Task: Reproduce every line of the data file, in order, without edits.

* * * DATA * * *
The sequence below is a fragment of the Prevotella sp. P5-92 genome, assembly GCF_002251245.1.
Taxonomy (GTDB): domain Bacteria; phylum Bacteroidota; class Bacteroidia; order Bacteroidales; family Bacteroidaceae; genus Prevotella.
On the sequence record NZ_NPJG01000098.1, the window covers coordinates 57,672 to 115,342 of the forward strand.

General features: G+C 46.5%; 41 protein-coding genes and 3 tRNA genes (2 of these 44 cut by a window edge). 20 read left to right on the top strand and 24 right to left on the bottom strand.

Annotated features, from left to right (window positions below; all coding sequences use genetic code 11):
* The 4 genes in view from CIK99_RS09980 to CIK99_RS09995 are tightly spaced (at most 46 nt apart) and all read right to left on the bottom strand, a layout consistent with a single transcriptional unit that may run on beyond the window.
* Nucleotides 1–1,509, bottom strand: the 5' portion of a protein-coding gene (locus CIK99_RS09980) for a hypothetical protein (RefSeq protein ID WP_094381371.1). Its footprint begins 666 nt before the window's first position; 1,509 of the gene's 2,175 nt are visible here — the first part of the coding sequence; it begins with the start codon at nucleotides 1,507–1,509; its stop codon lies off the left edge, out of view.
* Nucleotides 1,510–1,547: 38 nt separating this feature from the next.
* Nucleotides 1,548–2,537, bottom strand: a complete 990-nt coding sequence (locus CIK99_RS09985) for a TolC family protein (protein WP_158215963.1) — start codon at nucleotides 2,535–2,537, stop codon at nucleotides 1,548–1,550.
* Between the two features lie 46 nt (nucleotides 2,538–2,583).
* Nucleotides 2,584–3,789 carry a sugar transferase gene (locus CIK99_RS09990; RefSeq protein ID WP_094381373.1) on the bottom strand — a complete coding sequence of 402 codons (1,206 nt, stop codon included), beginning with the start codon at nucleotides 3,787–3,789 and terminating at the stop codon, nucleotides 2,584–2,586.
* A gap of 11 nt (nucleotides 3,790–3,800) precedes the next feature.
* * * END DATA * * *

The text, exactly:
The sequence below is a fragment of the Prevotella sp. P5-92 genome, assembly GCF_002251245.1.
Taxonomy (GTDB): domain Bacteria; phylum Bacteroidota; class Bacteroidia; order Bacteroidales; family Bacteroidaceae; genus Prevotella.
On the sequence record NZ_NPJG01000098.1, the window covers coordinates 57,672 to 115,342 of the forward strand.

General features: G+C 46.5%; 41 protein-coding genes and 3 tRNA genes (2 of these 44 cut by a window edge). 20 read left to right on the top strand and 24 right to left on the bottom strand.

Annotated features, from left to right (window positions below; all coding sequences use genetic code 11):
* The 4 genes in view from CIK99_RS09980 to CIK99_RS09995 are tightly spaced (at most 46 nt apart) and all read right to left on the bottom strand, a layout consistent with a single transcriptional unit that may run on beyond the window.
* Nucleotides 1–1,509, bottom strand: the 5' portion of a protein-coding gene (locus CIK99_RS09980) for a hypothetical protein (RefSeq protein ID WP_094381371.1). Its footprint begins 666 nt before the window's first position; 1,509 of the gene's 2,175 nt are visible here — the first part of the coding sequence; it begins with the start codon at nucleotides 1,507–1,509; its stop codon lies off the left edge, out of view.
* Nucleotides 1,510–1,547: 38 nt separating this feature from the next.
* Nucleotides 1,548–2,537, bottom strand: a complete 990-nt coding sequence (locus CIK99_RS09985) for a TolC family protein (protein WP_158215963.1) — start codon at nucleotides 2,535–2,537, stop codon at nucleotides 1,548–1,550.
* Between the two features lie 46 nt (nucleotides 2,538–2,583).
* Nucleotides 2,584–3,789 carry a sugar transferase gene (locus CIK99_RS09990; RefSeq protein ID WP_094381373.1) on the bottom strand — a complete coding sequence of 402 codons (1,206 nt, stop codon included), beginning with the start codon at nucleotides 3,787–3,789 and terminating at the stop codon, nucleotides 2,584–2,586.
* A gap of 11 nt (nucleotides 3,790–3,800) precedes the next feature.